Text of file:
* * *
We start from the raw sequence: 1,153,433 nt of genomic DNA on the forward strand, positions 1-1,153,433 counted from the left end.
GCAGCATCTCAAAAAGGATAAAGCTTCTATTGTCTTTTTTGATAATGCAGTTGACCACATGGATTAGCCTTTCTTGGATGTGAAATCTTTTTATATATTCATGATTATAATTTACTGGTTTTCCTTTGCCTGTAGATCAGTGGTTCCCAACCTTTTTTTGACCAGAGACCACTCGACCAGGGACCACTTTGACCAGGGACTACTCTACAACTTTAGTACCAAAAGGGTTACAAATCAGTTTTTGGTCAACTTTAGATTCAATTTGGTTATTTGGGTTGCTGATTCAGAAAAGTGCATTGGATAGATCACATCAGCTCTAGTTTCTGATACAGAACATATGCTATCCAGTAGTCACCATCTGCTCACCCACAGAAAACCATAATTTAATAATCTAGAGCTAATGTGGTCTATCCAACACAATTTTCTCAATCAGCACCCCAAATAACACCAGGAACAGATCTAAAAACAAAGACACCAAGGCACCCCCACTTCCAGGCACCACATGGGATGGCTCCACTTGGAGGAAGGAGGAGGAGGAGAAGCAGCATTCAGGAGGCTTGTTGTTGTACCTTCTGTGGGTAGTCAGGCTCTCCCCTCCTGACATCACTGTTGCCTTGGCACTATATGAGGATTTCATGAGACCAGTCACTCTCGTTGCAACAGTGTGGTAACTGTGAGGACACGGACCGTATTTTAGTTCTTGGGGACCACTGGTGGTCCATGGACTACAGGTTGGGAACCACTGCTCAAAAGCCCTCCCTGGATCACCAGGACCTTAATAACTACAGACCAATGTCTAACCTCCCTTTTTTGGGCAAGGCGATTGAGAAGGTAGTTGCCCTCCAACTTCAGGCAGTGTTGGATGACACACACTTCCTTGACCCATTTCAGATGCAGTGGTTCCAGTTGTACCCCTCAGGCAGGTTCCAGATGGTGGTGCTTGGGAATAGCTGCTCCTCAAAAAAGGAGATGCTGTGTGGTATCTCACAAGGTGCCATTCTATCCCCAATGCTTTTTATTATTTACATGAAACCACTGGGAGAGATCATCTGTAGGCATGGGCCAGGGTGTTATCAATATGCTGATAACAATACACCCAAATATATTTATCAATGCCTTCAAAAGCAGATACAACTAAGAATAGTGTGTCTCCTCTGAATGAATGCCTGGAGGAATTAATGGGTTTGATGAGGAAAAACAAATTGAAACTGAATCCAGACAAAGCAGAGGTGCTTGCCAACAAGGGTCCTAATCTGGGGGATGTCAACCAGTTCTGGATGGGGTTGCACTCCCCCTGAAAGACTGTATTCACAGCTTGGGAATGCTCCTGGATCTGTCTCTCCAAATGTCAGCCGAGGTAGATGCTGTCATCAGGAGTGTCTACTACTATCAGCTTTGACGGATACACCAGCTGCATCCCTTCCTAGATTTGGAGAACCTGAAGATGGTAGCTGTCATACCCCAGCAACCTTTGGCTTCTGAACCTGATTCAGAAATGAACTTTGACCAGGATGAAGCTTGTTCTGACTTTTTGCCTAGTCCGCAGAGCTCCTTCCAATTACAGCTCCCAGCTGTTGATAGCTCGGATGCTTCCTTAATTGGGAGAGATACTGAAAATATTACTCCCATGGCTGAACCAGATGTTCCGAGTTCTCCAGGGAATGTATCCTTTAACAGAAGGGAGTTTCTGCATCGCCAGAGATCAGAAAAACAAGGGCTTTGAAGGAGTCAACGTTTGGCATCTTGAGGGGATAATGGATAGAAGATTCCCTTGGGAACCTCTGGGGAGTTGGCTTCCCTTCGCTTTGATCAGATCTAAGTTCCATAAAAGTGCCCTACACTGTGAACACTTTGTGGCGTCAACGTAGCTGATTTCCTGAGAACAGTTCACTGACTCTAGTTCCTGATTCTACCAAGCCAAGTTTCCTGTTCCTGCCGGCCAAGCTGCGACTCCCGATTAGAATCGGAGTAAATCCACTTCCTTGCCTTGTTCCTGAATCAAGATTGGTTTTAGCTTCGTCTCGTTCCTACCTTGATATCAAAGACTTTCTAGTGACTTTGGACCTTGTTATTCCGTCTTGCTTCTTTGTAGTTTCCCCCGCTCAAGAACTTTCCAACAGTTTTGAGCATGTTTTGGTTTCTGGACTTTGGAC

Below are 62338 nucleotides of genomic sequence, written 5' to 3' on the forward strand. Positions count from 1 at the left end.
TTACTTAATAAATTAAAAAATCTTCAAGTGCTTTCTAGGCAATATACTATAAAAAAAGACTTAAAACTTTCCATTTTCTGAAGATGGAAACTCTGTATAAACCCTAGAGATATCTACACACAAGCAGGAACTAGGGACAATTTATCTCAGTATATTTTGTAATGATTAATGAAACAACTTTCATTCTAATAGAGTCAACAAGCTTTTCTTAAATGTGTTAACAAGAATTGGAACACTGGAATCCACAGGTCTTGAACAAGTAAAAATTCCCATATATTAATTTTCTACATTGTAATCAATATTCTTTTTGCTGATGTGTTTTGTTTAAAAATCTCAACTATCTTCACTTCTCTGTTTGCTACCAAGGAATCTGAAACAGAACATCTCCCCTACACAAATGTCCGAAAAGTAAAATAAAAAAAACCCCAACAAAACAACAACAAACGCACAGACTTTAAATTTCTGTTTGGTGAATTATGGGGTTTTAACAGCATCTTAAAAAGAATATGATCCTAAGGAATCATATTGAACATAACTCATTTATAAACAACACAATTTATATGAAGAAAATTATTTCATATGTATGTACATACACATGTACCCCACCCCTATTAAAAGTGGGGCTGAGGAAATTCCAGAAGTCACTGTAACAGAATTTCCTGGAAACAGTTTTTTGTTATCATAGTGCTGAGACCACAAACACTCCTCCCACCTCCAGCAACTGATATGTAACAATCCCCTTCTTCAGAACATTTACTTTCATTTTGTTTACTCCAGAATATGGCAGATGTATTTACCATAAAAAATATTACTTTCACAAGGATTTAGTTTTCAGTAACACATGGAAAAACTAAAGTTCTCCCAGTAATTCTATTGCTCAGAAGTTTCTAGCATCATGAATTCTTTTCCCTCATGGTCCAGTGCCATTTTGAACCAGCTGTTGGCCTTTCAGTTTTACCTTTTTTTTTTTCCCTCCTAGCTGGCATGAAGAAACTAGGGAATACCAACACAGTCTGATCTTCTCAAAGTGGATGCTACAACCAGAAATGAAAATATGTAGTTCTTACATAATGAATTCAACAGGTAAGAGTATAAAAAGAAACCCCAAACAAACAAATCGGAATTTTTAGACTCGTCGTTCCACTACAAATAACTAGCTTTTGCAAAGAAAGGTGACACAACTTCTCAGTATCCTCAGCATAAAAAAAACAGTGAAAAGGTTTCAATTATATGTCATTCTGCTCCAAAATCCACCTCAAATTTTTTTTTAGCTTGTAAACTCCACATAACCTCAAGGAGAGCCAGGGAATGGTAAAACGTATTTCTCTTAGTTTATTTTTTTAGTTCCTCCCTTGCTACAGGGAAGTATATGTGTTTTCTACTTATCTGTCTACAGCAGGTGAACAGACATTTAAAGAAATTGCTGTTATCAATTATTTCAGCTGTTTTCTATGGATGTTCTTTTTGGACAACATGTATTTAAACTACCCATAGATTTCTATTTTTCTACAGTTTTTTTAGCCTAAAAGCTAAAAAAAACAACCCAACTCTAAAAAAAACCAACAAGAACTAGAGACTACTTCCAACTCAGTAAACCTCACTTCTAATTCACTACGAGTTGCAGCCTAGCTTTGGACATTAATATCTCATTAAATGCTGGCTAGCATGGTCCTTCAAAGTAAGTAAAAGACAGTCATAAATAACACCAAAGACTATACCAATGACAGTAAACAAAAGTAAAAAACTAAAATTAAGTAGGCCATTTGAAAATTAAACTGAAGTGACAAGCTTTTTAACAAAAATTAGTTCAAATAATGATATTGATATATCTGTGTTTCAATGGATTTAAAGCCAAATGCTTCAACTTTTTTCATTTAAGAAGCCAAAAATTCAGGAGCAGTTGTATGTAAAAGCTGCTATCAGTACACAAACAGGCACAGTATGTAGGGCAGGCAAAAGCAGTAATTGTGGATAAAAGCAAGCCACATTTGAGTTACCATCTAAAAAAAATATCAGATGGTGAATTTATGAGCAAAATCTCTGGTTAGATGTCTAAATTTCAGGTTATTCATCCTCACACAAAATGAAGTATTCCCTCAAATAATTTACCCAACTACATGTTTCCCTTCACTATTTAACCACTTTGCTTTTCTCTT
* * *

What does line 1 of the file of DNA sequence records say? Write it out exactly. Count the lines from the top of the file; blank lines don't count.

We start from the raw sequence: 1,153,433 nt of genomic DNA on the forward strand, positions 1-1,153,433 counted from the left end.